- Downtown Steamboat Springs, Steamboat Springs
Steamboat Springs Mainstreet Farmers Market customers will be able to buy freshly cut flowers this year, everything from snapdragons to gerbera daisies to roses, said Carroll Zamzow, of Carroll’s Cut Flowers.
Zamzow, owner and operator of Steamboat Springs lawn care and landscape business the Lawn Lady, is one of 67 vendors for the seventh farmers market, which starts Saturday. The 9 a.m. to 2 p.m. weekly event will run Saturdays through Sept. 10.
Mainstreet Steamboat Springs Manager Tracy Barnett said vendors would offer a variety of foods, fresh fruit and produce, furniture, jewelry, clothing and other items. She said past patrons have requested freshly cut flowers and now have their wish.
Zamzow, who started Lawn Lady 22 years ago, said she’s looking forward to her first farmers market. She said Carroll’s Cut Flowers typically specializes in arrangements for events.
But she’ll offer flowers from $2 to $5 that she will arrange for farmers market customers or bundle for them to take home.
“It’s a new adventure,” Zamzow said. “I think it’s a great marketing tool. And people can see what I have to offer.”
The farmers market will include live music from 11 a.m. to 1 p.m., Barnett said. She said local musician Trevor G. Potter would play Saturday.
And Barnett said the farmers market would be a zero-waste event this year for the first time, with help from the Yampa Valley Sustainability Council.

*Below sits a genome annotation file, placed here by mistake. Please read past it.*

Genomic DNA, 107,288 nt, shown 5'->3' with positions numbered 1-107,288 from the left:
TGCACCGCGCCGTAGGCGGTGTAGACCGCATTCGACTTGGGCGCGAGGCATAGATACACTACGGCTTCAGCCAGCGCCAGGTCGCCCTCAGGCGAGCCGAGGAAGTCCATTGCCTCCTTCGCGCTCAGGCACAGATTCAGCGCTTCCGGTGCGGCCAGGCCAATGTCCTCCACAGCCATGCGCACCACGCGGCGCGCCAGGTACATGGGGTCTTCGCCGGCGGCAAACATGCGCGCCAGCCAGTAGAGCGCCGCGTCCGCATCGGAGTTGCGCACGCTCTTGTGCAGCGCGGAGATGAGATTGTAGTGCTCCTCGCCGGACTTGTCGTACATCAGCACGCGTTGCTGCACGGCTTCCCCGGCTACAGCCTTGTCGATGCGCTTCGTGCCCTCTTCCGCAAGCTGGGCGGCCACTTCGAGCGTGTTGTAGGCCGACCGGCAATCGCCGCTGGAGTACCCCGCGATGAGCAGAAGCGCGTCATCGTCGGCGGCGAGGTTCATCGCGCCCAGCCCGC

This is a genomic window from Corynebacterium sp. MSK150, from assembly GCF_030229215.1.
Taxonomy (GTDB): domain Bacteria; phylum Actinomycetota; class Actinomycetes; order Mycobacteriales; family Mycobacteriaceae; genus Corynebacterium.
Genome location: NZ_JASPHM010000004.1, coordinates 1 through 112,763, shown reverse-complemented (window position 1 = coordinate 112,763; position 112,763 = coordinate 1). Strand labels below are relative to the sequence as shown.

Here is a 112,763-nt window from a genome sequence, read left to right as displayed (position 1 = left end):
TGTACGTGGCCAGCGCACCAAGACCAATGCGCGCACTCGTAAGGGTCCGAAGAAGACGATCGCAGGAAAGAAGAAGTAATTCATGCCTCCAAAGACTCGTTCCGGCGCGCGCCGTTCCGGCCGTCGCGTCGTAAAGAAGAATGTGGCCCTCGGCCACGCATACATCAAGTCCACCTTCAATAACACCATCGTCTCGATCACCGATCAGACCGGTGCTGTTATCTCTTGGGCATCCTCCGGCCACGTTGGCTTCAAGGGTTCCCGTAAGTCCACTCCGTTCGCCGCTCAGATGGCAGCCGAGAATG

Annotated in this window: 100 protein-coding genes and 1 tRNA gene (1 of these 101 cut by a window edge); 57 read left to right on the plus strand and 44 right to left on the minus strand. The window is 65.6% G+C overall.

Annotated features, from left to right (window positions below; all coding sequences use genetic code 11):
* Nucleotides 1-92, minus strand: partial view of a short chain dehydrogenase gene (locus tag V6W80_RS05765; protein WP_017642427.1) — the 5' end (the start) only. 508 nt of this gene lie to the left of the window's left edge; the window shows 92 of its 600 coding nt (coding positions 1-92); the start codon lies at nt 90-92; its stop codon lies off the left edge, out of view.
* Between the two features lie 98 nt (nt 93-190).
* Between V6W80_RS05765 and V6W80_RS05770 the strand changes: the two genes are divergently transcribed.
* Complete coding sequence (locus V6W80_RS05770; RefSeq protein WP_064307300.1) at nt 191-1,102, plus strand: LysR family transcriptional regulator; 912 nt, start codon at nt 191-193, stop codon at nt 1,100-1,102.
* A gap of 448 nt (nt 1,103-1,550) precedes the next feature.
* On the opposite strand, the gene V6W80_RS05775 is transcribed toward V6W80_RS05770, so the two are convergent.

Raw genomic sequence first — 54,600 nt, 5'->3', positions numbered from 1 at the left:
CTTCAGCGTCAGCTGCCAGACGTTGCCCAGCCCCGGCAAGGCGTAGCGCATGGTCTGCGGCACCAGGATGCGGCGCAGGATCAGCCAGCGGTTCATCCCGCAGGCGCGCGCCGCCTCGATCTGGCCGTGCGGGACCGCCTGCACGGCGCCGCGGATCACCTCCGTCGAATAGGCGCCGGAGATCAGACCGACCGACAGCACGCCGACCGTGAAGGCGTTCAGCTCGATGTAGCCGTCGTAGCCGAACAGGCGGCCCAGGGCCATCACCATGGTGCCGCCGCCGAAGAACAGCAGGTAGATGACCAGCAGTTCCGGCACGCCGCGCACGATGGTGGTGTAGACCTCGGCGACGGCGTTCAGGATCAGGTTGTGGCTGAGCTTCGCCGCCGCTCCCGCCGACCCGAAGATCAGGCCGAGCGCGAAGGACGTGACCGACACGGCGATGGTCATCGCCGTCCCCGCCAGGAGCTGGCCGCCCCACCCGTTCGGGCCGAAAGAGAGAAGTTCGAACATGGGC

She said more new elements weren’t planned for this year, but some could occur next summer. Barnett said the location could change to Yampa Street. She said more vendors want to participate, and there’s not enough space on Sixth Street.
The farmers market started with 15 vendors seven years ago in the back parking lot of the Routt County Courthouse. It moved to the courthouse lawn before ending up at its current location on Sixth Street.
Barnett added that she would survey vendors and customers about possibly moving the farmers market to Saturday evenings. She said afternoon weather could be problematic, and early feedback from vendors hadn’t been supportive of changing the time.
“We’re going to look at that, but the way it’s looking right now, it probably won’t change,” she said. “We’re going to evaluate it. An evening market would be pretty cool especially because people are out during the day and they miss the market because of that.”
— To reach Jack Weinstein, call 970-871-4203 or email jweinstein@SteamboatToday.com